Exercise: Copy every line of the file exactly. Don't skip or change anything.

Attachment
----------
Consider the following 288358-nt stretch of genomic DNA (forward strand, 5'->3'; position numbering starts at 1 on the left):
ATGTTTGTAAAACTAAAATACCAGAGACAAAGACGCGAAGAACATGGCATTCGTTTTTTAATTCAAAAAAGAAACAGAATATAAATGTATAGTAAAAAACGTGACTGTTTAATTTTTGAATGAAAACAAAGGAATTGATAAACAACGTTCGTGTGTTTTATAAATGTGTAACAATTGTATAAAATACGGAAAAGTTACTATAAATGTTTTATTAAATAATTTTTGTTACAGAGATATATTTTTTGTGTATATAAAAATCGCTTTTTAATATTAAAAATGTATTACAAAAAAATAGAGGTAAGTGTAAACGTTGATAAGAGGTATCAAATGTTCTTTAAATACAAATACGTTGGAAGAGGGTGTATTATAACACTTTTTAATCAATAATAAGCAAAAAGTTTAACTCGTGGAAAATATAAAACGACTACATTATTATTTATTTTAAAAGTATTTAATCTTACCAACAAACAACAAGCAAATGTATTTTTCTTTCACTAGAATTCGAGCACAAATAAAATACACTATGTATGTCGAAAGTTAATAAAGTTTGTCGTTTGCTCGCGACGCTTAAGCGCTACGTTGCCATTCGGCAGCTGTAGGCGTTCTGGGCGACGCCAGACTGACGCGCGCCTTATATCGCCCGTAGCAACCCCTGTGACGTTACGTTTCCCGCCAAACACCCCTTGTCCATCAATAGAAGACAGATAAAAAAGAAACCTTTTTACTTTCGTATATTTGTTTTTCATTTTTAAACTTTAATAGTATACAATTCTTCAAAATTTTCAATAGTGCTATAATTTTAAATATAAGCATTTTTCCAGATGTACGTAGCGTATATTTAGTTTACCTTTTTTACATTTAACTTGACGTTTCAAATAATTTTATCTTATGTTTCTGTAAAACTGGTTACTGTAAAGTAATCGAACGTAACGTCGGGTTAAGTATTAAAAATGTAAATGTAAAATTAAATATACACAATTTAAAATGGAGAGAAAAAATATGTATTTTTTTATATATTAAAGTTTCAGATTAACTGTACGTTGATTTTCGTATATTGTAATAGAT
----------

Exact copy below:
Consider the following 288358-nt stretch of genomic DNA (forward strand, 5'->3'; position numbering starts at 1 on the left):
ATGTTTGTAAAACTAAAATACCAGAGACAAAGACGCGAAGAACATGGCATTCGTTTTTTAATTCAAAAAAGAAACAGAATATAAATGTATAGTAAAAAACGTGACTGTTTAATTTTTGAATGAAAACAAAGGAATTGATAAACAACGTTCGTGTGTTTTATAAATGTGTAACAATTGTATAAAATACGGAAAAGTTACTATAAATGTTTTATTAAATAATTTTTGTTACAGAGATATATTTTTTGTGTATATAAAAATCGCTTTTTAATATTAAAAATGTATTACAAAAAAATAGAGGTAAGTGTAAACGTTGATAAGAGGTATCAAATGTTCTTTAAATACAAATACGTTGGAAGAGGGTGTATTATAACACTTTTTAATCAATAATAAGCAAAAAGTTTAACTCGTGGAAAATATAAAACGACTACATTATTATTTATTTTAAAAGTATTTAATCTTACCAACAAACAACAAGCAAATGTATTTTTCTTTCACTAGAATTCGAGCACAAATAAAATACACTATGTATGTCGAAAGTTAATAAAGTTTGTCGTTTGCTCGCGACGCTTAAGCGCTACGTTGCCATTCGGCAGCTGTAGGCGTTCTGGGCGACGCCAGACTGACGCGCGCCTTATATCGCCCGTAGCAACCCCTGTGACGTTACGTTTCCCGCCAAACACCCCTTGTCCATCAATAGAAGACAGATAAAAAAGAAACCTTTTTACTTTCGTATATTTGTTTTTCATTTTTAAACTTTAATAGTATACAATTCTTCAAAATTTTCAATAGTGCTATAATTTTAAATATAAGCATTTTTCCAGATGTACGTAGCGTATATTTAGTTTACCTTTTTTACATTTAACTTGACGTTTCAAATAATTTTATCTTATGTTTCTGTAAAACTGGTTACTGTAAAGTAATCGAACGTAACGTCGGGTTAAGTATTAAAAATGTAAATGTAAAATTAAATATACACAATTTAAAATGGAGAGAAAAAATATGTATTTTTTTATATATTAAAGTTTCAGATTAACTGTACGTTGATTTTCGTATATTGTAATAGAT